As Mohamed Hassan pointed out in a post for Global Voices, however, the interior ministry's official statements were undermined by comments made by Bahrain's police chief, Tariq al-Hassan. In a series of updates on his personal Twitter account translated by the Global Voices blogger, the senior police official suggested that such video recording of police brutality were part of a plot:

Attempts to defame the ministry of interior and its staff is a part of a fierce war by known and exposed persons and organizations after their previous plans have failed.

Those organizations and their followers use derogatory terms towards policemen to demean their personalities and incite hate towards them among the people young and old.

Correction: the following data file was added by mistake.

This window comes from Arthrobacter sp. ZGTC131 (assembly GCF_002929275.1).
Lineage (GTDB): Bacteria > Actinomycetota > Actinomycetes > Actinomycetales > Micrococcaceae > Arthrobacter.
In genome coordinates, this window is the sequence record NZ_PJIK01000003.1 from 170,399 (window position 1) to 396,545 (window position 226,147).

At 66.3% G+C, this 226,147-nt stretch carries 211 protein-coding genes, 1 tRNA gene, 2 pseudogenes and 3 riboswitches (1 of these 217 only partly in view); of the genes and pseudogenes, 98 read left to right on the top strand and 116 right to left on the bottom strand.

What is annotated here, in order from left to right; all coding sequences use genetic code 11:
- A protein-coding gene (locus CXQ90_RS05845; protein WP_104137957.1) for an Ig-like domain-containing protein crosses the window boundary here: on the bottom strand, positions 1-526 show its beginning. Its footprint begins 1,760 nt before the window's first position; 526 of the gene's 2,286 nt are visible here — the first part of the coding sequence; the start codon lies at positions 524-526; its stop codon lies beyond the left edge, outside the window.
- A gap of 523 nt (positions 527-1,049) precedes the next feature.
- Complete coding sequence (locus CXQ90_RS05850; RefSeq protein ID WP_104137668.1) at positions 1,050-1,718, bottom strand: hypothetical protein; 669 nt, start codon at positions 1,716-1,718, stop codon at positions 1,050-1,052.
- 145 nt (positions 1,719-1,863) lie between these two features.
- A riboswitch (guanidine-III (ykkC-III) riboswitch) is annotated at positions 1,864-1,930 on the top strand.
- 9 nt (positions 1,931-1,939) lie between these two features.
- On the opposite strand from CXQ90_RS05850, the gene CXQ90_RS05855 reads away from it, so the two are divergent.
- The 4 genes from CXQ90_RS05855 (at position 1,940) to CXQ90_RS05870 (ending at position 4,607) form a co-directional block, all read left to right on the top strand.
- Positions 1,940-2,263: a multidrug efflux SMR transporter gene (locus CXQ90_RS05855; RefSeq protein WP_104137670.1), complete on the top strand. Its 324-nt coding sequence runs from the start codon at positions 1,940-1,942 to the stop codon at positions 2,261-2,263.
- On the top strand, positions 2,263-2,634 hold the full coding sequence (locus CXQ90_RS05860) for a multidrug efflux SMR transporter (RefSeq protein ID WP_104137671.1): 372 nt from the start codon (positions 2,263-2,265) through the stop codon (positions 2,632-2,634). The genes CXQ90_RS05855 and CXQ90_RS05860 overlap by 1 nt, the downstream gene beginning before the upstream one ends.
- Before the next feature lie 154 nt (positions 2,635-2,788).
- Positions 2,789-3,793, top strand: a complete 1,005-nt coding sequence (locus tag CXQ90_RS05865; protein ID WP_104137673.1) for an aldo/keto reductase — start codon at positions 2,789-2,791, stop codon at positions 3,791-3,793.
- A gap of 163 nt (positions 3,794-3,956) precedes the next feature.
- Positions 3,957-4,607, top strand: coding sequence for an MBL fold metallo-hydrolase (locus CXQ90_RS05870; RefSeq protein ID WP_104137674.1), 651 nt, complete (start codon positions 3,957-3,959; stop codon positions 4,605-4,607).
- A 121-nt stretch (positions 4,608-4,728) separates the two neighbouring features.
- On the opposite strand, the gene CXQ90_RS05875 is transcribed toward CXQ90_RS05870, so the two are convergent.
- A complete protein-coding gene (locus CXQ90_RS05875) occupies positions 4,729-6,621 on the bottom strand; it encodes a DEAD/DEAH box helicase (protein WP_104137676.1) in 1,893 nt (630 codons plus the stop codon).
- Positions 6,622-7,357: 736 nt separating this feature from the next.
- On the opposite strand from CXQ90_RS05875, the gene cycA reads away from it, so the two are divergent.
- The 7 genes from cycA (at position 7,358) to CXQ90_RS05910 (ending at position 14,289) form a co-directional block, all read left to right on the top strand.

They set up ambushes for policemen based on scenarios prepared by media professionals working in known media channels in other countries and then filmed and released when needed.

These traitorous fakers publish those scenes and exaggerate them as they are instructed and the way that fits the go als of those countries and theirs.

The Global Voices blogger also translated a Twitter comment from the Qatari journalist Mohamed Fahad Alqahtani, who observed: “The slap video is agonizing because it is a testimony that the dignity of a human is the least appreciated thing on the priority list of some Gulf police states. What a shame!”

NYC Crime Is Up and Bloomberg Blames iPhone Thieves

Major crime in New York City inched up this year, and Mayor Michael R. Bloomberg on Friday fingered the culprit: too many iPhones and iPads were being swiped

Pakistan to Lift YouTube Ban, as a Viral Video Star Is Welcomed Home

Muhammad Shahid Nazir, a singing fishmonger who became a star thanks to a viral YouTube video, was given a hero's welcome on his return to Lahore on Thursday.Arif Ali/Agence France-Presse - Getty Images Muhammad Shahid Nazir, a singing fishmonger who became a star thanks to a viral YouTube video, was given a hero's welcome on his return to Lahore on Thursday.